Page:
J.D. is nervous about starting third grade, especially when his mother trims his hair and doesn't do a great job of it. He's afraid he will get teased, since most of the other kids at his school go to the local barber shop in his town of Meridian, Mississippi, or have a more talented family member do their hair, and he's right. Determined to make things better, he gets his hands on his mother's trimmer. He wisely decides to test his skills on his younger brother first, and when that hair cut goes well, he does his own hair. His mother doesn't get angry, and people at school envy his new do. He starts a small business cutting hair for $3, and soon has quite the clientele. J.D. thinks of all of the ways he can spend his new found wealth. He's able to hide this activity from his mother, since she is very busy working on her MBA, and his sister Vanessa is off running track. Henry, Jr., the owner of the barber shop, stops by the house to warn J.D. off, but he doesn't take it seriously until an inspector arrives from the health department and shuts J.D. down. To try to get his business back, J.D. challenges Henry, Jr. to a barber battle. If Henry wins, J.D. will stop cutting hair, but if J.D. wins, Henry will leave him alone. Henry agrees to this, and soon the competition is set, with another local salon owner helping to organize and judge. **Spoiler alert** Not surprisingly, J.D. wins, and starts charging $5 per cut. His business increases so much that Henry's business is affected (even though previously, he had been so busy that the boys had to wait for a long time to get in.). Since one of the reasons the boys favor J.D.'s cuts is that Henry only knows three styles, Henry eventually comes and asks J.D. to come to work for him. J.D. must pay to rent the chair in the barber shop, but does the math to realize that he will still make more money than he would working from home. Things are really looking up for J.D. until he gets home to realize that his sister Vanessa has taken over his room to style hair for HER friends, which could certainly set the stage for an interesting sequel. 
Strengths: This was a fun story about a boy who had a passion for something and worked to make his dreams a reality. The author is a "barberpreneur" who brings a vast array of details about cutting and styling hair to vivid reality on the page (I did NOT know that sometimes shaved designs are highlighted with colored pencils! The pencils I use for quilting designs are the water color type, so if I get really bored...) J.D. is surrounded by a supportive family and good friends, and has realistically difficult interactions with some of the people at school. Young readers always like to see kids best grown ups, and J.D. certainly triumphs over Henry, Jr., and in doing so, gets better barber service for his town. The accompanying illustrations are attractive and make some of the descriptions in the text easier to understand. There's a lot of humor in this book, and a much needed up beat tone. I was very glad to see that this is set to be available at Target, since it is a great choice for an early chapter book and deserves a wide readership.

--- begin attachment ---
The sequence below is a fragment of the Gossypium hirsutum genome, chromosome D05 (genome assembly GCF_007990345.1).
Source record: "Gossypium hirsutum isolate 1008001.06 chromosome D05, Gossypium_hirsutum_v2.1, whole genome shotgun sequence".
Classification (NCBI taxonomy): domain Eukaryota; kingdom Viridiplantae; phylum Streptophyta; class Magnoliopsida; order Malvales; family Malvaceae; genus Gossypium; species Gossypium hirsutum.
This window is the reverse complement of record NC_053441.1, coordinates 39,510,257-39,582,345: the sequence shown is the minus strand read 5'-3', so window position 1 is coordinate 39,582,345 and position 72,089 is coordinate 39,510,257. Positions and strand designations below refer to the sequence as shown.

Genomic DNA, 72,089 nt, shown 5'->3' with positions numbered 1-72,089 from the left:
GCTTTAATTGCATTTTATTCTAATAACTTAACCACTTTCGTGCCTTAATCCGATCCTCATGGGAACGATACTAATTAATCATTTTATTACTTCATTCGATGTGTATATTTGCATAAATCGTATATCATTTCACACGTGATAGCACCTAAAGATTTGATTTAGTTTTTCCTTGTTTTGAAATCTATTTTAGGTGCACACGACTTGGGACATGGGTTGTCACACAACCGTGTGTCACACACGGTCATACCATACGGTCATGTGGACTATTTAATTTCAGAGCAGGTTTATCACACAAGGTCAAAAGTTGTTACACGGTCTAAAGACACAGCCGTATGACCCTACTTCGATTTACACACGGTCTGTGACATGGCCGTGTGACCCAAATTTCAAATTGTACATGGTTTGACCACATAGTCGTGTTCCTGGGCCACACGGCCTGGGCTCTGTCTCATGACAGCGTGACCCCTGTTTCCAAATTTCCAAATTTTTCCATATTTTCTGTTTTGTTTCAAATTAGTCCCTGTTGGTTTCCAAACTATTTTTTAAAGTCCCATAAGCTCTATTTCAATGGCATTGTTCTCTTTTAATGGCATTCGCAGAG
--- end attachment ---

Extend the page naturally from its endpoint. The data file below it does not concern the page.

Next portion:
Weaknesses: While younger readers won't know or care, the battle and J.D.'s home business as well as his job at the barber shop are very unrealistic. There are concerns about health and safety regulations that can't just be ignored because J.D. wins the battle, and there are child labor laws that would most likely preclude him working for Henry in the barber shop. This won't detract from the story for most readers, but it bothered me. 
What I really think: This is a must purchase for elementary school libraries and might work well for less enthusiastic readers in middle school who are very concerned with hair and fashion. Since I always trimmed my own children's hair on the porch and haven't had a professional cut since October 2019, I didn't quite understand the obsession, but found the book to be an engaging read.  

No comments:

Post a Comment